CBN, EFCC to track anyone selling forex for items not approved

Clement Daniel
Clement Daniel
Emefiele resumes, set for first 2023 MPC

The Central Bank of Nigeria, CBN, in conjunction with the Economic and Financial Crimes Commission, EFCC, is making moves to track anyone involved in selling foreign exchange for items not approved.

Central Bank Governor, Godwin Emefiele, made this known at the weekend during the 53rd Annual Bankers Dinner held in Lagos.

The affected items, he said, are:  Rice; Cement; Margarine; Palm kernel/Palm oil products/vegetables oils; Meat and processed meat products; Vegetables and processed vegetable products; Poultry chicken, eggs, turkey; Private airplanes/jets; Indian incense; Tinned fish in sauce(Geisha)/sardines; Cold rolled steel sheets; Galvanized steel sheets and Roofing sheets.

On the list too are: Wheelbarrows; Head pans; Metal boxes and containers; Enamelware; Steel drums; Steel pipes; Wire rods(deformed and not deformed); Iron rods and reinforcing bard; Wire mesh; Steel nails; Security and razor wine; Wood particle boards and panels; Wood Fibre Boards and Panels; Plywood boards and panels and Wooden doors.

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Others are Toothpicks; Glass and Glassware; Kitchen utensils; Tableware; Tiles-vitrified and ceramic; Textiles;  Woven fabrics; Clothes; Plastic and rubber products, polypropylene granules, cellophane wrappers; Soap and cosmetics; Tomatoes/tomato pastes and Eurobond/foreign currency bond/ share purchases.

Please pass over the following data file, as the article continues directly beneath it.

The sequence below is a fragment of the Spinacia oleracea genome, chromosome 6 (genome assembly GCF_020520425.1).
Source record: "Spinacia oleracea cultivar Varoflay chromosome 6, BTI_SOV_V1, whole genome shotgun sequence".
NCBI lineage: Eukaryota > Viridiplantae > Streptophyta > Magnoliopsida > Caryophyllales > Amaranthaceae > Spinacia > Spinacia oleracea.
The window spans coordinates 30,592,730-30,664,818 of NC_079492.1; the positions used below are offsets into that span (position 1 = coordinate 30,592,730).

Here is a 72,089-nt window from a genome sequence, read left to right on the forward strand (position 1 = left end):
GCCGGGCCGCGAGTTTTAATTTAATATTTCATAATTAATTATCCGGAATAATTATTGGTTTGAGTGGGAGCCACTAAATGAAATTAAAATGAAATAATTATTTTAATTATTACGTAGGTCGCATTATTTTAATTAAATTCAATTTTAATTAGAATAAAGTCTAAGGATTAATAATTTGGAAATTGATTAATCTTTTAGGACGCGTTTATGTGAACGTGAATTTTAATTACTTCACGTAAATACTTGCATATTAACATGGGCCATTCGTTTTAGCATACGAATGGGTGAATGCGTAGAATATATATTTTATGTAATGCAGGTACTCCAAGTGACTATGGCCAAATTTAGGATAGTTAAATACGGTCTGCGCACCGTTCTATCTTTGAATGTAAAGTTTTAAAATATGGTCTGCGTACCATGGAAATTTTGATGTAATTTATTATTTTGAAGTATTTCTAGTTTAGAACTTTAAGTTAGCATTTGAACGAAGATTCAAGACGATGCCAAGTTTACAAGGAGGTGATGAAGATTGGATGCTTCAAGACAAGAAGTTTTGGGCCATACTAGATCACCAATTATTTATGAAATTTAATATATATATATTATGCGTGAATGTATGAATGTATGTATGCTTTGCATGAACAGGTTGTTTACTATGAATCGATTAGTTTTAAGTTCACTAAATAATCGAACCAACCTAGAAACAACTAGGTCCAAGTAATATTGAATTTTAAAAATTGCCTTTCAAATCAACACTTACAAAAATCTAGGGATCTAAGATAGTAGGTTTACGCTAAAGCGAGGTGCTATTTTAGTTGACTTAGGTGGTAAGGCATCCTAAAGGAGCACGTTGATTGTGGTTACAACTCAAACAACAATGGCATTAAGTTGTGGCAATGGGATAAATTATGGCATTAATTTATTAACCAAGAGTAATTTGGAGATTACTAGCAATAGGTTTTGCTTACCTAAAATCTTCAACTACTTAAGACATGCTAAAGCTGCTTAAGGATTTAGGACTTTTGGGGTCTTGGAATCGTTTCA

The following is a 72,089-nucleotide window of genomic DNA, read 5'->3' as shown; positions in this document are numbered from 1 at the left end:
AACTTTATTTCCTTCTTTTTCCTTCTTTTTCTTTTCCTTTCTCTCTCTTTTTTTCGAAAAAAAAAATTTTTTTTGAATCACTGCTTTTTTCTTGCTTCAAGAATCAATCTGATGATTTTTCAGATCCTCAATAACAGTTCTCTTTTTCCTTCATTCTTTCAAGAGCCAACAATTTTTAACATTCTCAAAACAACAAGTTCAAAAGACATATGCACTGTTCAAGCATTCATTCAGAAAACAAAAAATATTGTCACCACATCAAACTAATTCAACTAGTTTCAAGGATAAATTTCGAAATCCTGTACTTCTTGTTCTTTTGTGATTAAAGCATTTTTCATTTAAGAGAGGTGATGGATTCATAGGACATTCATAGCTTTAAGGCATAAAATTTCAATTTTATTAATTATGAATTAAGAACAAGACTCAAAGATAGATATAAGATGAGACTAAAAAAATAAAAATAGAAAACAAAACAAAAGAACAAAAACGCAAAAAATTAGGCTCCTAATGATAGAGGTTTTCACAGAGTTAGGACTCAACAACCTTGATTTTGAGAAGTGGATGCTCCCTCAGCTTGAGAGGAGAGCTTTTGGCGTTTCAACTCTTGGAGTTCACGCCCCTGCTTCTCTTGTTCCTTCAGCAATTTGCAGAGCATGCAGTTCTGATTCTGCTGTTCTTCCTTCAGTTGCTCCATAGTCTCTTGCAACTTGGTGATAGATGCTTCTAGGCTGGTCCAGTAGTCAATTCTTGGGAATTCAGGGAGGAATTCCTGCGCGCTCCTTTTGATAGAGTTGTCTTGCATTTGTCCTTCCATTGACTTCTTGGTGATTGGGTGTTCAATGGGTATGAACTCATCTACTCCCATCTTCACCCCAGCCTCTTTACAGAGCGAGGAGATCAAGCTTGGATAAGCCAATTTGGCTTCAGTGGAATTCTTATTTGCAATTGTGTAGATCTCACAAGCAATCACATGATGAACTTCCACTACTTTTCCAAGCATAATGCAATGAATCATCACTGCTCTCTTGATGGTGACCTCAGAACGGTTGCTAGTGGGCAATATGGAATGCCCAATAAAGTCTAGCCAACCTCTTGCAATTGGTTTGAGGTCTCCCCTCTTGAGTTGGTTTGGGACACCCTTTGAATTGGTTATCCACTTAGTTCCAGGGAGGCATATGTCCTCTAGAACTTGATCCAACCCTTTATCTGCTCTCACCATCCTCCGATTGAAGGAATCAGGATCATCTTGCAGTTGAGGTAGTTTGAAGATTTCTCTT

Emefiele, CBN boss, also revealed that the number of items not qualified for forex may be increased following the recommendation to that effect.

According to him, that was because there had been a drop of the country’s monthly import bill from $665.4 million in January 2015, to $160.4 million as at October 2018.

Said he:  “Based on our internal research conducted at the Central Bank of Nigeria, there is strong support that the recovery of our economy from the recession may have been much weaker or even negative, without the implementation of the restriction on 41 items.

“Our research supports the conclusion that the combination of the restriction on 41 items along with other measures imposed by the fiscal and monetary authorities has helped to promote the recovery.

“In fact, recommendations are being made to the CBN that the list of 41 items be expanded to include other additional items that can be locally produced.”

He added:  “We are glad with the accomplishments recorded so far. Accordingly, this policy is expected to continue with vigour until the underlying imbalances within the Nigerian economy have been fully resolved.

“If we continue to support the growth of smallholder farmers, as well as help to revive palm oil refineries, rice mills, cassava, and tomato processing factories, you can only imagine the amount of wealth and jobs that will be created in the country.”


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